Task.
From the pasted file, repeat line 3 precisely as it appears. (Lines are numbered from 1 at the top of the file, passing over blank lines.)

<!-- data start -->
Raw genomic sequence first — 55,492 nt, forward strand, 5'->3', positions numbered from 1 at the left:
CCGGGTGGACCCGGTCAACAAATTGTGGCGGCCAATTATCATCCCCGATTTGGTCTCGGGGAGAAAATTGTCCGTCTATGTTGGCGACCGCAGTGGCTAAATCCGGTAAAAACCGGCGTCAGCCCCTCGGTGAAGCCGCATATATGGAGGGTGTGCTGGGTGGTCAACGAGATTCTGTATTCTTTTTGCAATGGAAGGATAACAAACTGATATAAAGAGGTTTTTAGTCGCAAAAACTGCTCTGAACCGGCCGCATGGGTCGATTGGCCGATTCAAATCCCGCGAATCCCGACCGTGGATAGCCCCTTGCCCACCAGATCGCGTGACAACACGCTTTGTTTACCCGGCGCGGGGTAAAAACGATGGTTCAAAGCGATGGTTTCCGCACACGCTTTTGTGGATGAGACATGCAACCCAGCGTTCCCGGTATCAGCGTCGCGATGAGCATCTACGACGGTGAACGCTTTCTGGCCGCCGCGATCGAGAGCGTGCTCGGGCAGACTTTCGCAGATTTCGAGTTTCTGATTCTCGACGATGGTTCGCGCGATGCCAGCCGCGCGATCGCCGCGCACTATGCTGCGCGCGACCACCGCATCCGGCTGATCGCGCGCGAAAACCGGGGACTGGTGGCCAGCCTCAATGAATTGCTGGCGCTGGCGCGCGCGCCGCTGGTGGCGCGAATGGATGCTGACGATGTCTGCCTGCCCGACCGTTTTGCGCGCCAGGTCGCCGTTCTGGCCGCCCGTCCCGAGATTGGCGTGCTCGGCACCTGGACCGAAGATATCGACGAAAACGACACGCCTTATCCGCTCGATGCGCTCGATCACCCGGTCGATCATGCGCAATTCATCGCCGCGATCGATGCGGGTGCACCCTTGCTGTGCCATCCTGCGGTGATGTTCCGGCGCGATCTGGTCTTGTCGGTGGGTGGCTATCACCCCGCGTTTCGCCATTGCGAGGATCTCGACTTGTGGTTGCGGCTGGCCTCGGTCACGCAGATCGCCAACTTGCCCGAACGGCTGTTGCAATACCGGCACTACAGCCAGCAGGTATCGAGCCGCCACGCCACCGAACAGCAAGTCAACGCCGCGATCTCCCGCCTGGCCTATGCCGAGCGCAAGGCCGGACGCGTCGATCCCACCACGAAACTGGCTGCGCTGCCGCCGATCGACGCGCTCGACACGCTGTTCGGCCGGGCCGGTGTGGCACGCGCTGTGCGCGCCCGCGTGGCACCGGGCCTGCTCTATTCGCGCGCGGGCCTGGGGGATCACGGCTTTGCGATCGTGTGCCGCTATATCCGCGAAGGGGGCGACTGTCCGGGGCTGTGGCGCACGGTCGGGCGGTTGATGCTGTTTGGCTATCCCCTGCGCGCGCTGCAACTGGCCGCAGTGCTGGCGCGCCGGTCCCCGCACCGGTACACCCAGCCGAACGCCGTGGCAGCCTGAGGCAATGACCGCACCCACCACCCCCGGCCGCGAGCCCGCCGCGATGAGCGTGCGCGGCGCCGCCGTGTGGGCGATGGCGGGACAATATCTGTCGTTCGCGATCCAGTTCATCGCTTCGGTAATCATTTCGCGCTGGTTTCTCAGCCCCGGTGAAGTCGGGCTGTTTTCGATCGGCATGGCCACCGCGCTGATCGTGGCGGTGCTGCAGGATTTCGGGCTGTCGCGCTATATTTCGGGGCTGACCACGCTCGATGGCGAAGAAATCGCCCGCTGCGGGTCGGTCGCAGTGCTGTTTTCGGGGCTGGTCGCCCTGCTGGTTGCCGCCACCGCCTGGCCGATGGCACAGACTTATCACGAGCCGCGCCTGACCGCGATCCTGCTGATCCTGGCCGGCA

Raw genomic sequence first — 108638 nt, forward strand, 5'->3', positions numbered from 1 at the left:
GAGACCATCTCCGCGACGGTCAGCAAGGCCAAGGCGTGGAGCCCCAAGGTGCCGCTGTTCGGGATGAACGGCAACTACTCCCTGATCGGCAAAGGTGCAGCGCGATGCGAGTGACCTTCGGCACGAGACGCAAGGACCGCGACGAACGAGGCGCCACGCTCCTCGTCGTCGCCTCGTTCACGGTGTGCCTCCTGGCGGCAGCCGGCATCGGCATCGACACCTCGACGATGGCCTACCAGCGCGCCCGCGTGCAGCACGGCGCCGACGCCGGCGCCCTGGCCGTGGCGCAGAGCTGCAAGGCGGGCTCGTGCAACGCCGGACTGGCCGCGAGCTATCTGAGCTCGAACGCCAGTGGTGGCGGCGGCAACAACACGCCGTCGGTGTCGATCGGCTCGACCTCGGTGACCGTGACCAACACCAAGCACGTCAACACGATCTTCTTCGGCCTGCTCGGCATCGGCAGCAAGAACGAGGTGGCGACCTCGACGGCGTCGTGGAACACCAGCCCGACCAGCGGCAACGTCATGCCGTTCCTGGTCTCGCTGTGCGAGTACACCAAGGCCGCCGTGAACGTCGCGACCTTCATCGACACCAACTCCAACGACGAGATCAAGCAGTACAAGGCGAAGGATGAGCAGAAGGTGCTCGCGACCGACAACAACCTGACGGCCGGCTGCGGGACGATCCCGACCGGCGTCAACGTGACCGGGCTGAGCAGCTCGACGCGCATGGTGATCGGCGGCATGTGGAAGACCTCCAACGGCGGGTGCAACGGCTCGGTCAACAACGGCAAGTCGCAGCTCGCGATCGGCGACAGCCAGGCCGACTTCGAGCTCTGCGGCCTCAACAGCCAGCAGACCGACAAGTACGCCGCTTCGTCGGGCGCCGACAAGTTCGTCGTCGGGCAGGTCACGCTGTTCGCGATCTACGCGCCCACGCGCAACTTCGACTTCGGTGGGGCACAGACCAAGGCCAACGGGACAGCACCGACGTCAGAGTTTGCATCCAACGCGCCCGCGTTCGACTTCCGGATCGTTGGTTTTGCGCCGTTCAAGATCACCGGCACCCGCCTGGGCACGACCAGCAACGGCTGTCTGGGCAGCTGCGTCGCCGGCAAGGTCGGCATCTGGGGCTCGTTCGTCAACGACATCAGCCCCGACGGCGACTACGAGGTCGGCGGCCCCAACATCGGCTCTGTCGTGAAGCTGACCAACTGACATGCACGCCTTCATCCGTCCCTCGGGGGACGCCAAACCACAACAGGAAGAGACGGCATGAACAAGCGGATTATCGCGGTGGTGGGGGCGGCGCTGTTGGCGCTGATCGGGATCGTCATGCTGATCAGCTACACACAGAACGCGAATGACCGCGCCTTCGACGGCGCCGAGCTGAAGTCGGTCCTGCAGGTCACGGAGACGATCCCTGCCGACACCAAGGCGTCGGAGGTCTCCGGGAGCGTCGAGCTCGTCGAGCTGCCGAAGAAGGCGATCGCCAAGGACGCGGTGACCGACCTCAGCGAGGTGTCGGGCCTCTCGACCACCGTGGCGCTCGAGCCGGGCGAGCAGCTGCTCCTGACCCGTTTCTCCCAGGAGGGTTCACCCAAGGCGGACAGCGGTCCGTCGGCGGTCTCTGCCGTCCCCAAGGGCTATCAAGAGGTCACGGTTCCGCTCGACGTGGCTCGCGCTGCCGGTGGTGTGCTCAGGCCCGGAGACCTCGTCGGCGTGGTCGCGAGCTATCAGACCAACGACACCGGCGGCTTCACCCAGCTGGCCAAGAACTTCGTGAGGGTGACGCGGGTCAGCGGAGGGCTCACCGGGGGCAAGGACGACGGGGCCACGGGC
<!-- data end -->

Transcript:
Raw genomic sequence first — 108638 nt, forward strand, 5'->3', positions numbered from 1 at the left: